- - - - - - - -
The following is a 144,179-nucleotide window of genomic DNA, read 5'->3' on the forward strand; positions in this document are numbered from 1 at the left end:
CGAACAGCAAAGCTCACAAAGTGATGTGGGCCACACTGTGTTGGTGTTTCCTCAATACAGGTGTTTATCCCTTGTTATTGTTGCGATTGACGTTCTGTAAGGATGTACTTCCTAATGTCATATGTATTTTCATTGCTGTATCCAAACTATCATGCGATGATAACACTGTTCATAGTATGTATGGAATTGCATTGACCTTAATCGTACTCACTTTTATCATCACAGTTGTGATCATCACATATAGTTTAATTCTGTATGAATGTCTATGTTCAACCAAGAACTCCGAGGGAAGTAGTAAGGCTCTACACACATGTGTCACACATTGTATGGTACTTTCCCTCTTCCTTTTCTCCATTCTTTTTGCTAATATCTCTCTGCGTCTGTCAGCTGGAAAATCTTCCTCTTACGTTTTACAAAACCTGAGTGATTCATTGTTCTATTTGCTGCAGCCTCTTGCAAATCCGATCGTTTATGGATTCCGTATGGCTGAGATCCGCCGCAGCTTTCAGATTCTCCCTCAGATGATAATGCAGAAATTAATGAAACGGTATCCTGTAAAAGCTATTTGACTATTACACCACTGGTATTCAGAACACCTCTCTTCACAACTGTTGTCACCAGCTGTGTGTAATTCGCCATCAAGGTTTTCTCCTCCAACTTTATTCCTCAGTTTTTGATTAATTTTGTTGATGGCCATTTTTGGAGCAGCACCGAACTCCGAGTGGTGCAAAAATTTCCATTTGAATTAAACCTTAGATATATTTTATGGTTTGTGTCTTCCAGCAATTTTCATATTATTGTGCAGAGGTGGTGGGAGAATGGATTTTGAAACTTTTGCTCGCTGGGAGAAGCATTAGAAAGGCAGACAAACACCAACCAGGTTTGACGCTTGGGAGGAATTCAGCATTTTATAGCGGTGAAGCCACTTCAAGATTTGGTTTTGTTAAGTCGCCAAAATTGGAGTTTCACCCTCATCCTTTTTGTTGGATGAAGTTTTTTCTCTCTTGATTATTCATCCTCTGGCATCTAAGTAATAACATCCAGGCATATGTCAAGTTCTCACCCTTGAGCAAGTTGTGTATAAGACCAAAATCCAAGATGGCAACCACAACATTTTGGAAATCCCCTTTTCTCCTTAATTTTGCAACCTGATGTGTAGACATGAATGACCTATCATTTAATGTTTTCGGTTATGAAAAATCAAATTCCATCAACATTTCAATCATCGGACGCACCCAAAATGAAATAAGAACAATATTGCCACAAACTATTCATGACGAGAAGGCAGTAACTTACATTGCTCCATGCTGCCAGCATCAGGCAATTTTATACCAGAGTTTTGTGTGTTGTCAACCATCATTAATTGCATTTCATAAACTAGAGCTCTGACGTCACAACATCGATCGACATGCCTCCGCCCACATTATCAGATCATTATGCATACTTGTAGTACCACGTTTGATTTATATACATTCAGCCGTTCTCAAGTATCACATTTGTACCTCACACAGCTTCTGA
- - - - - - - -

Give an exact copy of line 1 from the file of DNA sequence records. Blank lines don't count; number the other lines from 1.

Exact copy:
The following is a 144,179-nucleotide window of genomic DNA, read 5'->3' on the forward strand; positions in this document are numbered from 1 at the left end: